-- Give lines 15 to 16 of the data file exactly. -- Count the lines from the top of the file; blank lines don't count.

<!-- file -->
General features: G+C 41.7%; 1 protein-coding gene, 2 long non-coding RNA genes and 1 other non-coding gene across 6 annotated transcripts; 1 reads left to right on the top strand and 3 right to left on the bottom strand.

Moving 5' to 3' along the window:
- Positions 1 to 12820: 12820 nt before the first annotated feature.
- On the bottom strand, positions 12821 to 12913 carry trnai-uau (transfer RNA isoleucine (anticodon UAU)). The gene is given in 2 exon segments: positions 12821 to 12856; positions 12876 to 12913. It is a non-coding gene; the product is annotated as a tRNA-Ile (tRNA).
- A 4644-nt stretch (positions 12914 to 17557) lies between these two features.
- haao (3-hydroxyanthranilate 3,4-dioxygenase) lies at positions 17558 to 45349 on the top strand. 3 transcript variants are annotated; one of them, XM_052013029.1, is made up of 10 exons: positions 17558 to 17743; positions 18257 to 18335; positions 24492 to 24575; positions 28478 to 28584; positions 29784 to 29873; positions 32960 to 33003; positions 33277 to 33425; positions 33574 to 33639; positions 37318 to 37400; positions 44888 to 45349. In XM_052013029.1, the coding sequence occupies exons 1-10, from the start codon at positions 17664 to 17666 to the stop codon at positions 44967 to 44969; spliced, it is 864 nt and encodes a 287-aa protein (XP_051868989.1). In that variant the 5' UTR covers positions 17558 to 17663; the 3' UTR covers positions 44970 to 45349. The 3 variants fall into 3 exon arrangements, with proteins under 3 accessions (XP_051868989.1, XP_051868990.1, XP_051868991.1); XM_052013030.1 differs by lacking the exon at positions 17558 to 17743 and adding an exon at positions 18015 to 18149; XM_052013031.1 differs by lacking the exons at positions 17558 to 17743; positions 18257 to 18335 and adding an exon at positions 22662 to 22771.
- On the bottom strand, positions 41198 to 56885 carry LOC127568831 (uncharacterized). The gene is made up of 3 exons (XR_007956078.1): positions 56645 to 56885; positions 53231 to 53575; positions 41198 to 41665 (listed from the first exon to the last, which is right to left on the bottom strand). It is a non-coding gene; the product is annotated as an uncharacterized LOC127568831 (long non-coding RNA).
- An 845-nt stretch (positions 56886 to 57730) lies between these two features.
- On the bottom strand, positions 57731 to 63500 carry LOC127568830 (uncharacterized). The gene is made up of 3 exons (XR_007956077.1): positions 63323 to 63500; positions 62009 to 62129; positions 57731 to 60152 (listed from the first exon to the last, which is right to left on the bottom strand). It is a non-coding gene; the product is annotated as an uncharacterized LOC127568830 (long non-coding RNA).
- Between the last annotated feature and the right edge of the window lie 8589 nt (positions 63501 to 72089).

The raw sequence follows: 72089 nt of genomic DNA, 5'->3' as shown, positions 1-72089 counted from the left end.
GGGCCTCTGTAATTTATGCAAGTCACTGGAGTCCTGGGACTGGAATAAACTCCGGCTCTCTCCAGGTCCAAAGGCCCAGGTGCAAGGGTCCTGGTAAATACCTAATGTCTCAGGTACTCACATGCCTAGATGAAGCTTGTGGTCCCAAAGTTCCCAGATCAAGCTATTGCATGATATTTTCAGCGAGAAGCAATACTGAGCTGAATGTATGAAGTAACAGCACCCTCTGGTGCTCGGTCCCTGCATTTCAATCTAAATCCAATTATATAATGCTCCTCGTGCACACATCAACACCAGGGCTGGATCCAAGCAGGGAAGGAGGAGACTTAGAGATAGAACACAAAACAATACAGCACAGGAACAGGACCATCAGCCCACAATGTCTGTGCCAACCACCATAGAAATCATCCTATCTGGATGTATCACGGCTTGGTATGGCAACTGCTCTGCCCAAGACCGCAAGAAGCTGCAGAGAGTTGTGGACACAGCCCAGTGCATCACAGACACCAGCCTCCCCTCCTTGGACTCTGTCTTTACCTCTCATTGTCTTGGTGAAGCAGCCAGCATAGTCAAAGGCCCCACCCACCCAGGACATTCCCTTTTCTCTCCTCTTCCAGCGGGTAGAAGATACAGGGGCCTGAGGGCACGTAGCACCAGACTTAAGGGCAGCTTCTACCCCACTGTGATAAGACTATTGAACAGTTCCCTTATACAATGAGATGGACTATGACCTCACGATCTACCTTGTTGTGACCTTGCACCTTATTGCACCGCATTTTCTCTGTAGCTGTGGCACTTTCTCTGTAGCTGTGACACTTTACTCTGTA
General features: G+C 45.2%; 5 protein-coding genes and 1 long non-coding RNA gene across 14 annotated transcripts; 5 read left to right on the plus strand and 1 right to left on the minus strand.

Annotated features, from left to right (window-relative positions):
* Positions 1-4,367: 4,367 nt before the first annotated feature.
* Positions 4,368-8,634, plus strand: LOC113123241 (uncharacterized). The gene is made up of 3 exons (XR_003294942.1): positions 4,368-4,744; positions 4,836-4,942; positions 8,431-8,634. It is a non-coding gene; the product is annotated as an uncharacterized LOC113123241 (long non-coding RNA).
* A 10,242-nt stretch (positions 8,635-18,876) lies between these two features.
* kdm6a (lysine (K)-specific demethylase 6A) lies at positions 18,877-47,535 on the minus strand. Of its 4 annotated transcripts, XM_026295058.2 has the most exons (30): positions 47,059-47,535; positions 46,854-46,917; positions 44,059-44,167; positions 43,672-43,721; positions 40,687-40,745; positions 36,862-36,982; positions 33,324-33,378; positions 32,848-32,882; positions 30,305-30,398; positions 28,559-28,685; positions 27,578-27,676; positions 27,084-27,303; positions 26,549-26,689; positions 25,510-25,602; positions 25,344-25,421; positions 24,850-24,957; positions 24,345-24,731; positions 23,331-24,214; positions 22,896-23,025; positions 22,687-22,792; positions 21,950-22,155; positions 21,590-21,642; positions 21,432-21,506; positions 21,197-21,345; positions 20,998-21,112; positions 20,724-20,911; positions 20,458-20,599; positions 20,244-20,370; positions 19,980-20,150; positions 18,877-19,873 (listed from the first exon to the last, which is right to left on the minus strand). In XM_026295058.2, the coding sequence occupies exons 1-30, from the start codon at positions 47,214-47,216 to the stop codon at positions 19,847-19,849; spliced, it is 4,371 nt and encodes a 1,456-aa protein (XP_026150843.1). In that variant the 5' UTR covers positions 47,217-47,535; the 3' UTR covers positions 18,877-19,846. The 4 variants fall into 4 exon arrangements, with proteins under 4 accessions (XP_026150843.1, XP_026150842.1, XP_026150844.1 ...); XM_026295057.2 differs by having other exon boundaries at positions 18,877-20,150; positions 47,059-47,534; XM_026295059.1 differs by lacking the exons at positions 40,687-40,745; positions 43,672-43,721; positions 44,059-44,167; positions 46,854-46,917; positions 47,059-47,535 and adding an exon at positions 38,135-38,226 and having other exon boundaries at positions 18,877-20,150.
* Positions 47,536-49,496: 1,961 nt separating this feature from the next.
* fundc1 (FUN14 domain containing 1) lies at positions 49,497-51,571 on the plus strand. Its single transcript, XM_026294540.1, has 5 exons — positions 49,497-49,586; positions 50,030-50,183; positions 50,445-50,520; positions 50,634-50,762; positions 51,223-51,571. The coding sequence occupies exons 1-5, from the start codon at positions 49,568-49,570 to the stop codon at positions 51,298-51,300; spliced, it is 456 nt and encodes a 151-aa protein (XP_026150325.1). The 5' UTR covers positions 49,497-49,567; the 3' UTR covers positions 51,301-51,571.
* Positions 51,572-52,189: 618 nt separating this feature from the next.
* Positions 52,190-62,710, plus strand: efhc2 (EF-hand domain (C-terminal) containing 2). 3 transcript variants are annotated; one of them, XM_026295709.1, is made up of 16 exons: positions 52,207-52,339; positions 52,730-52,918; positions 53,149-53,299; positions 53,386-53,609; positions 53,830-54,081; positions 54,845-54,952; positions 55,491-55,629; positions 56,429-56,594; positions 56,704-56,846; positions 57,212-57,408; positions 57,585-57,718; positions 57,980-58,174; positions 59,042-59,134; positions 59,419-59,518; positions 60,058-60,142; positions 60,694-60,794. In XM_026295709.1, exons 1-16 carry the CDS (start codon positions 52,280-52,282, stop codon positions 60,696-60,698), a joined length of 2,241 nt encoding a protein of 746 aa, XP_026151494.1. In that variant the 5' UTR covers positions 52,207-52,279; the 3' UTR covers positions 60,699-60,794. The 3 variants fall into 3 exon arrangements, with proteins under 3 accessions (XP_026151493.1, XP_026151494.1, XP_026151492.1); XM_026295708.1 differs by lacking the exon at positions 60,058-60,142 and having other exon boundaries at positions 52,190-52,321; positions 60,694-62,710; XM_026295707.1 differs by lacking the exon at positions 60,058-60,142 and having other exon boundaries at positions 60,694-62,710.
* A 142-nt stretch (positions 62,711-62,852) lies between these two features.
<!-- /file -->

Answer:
* Positions 1-4,367: 4,367 nt before the first annotated feature.
* Positions 4,368-8,634, plus strand: LOC113123241 (uncharacterized). The gene is made up of 3 exons (XR_003294942.1): positions 4,368-4,744; positions 4,836-4,942; positions 8,431-8,634. It is a non-coding gene; the product is annotated as an uncharacterized LOC113123241 (long non-coding RNA).